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Tea tree oil is a fantastic healer with anti-fungal, antiseptic and anti-inflammatory properties. However, it is not for all pets. While tea tree oil works just fine for larger dogs and other large pets, it should not be administered on small dogs and cats. This is because of the relative inability of the central nervous system, kidneys and liver of smaller animals to process these oils. And yet it is great for handling fleas, foul breath, skin problems and ear infections of larger pets.
Tea tree oil has phenomenal anti-fungal, anti-inflammatory, and antiseptic properties in humans and the same is true for many larger pets. It is particularly conducive to remedying foul breath, ringworm, ear infections and arthritis. Pet owners should consider external applications only--and solely on larger animals.
As a pet medication, the solution should consist of 1 tsp. of tea tree oil mixed with 1 cup of water. It is better to err on the side of caution and a less strong solution could be administered. As stated, tea tree oil has excellent anti-fungal properties. If your pet has ringworm, you may want to consider using a low-concentration tea tree gel or otherwise diluting the tea tree solution in bath water. If your dog suffers from heavy plaque on their teeth, then a low-concentration tea tree oil toothpaste may be your answer. For ear infections, using a tea tree oil product is preferable to using the water-based solution as the ear is a highly sensitive area. Tea tree oil also functions as a natural antiseptic and is great for treating your large pet's cuts, burns, bites and bruises.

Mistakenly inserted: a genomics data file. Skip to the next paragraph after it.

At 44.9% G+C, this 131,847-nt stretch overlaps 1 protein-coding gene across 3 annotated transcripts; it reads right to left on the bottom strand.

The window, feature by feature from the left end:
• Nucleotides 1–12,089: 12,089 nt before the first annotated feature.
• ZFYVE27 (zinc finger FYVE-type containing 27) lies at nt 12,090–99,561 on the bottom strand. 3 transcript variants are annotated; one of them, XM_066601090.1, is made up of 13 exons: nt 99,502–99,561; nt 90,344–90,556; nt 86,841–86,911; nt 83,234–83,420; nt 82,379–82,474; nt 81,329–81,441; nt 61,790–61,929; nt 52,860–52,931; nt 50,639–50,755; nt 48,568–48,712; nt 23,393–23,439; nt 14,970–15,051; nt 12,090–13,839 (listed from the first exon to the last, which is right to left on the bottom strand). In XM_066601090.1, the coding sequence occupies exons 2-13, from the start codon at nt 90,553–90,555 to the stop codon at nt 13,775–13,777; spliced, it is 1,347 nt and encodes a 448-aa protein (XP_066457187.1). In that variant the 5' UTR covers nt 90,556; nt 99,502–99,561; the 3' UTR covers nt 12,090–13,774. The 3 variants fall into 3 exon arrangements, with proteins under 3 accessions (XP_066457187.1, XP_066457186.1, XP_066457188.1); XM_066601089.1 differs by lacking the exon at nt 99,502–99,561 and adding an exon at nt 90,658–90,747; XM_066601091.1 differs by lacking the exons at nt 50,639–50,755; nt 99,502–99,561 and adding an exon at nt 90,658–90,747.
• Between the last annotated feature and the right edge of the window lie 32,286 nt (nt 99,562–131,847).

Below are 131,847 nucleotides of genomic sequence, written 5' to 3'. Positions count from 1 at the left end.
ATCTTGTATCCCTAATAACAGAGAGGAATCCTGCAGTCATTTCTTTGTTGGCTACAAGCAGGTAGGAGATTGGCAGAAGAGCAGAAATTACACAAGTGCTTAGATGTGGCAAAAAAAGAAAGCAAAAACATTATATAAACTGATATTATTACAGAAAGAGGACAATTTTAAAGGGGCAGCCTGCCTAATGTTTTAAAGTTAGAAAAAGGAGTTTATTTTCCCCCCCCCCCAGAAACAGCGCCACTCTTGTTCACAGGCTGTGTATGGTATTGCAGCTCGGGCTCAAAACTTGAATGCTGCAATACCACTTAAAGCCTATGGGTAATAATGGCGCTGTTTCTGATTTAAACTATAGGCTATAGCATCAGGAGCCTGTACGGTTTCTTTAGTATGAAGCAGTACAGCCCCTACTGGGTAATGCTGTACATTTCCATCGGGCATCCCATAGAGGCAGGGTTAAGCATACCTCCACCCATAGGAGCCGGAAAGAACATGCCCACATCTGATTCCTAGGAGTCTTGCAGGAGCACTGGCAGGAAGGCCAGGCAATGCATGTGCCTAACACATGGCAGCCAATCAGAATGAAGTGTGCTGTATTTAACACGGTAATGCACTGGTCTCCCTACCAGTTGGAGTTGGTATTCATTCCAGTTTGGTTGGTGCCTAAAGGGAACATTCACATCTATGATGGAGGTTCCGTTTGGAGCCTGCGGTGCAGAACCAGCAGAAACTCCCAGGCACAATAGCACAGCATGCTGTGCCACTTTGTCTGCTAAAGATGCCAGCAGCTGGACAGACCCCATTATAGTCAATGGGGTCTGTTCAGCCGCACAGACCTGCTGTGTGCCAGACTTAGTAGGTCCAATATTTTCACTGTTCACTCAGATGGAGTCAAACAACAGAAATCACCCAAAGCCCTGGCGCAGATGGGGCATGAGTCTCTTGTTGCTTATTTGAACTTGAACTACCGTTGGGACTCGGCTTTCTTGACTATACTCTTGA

Tea tree oil shampoos are great for getting rid of fleas and lice on larger animals, particularly dogs. However, precautions should be taken when administering tea tree oil shampoos to smaller animals, such as chihuahua, poodles and cats. Do not administer tea tree oil shampoos or shampoos with menthol, which have a concentration higher than 1 percent.
Side Effects and Precautions
Tea tree oils and other essential oils can be deadly for smaller animals because they are susceptible to central nervous system depressants, which are found in these essential oils. Symptoms to watch out for of tea tree oil poisoning in small pets are dizziness, stupor and convulsions. If you absolutely must use tea-tree oil on your animal and the animal is of small-to-medium size, then you should dilute the tea tree oil with carrier oil, which is safe for most pets. One to three drops of tea tree oil per teaspoon of carrier should be sufficient. Owners of birds should also take precautions when administering their avian pets with tea tree oil as they are highly sensitive to the oil.
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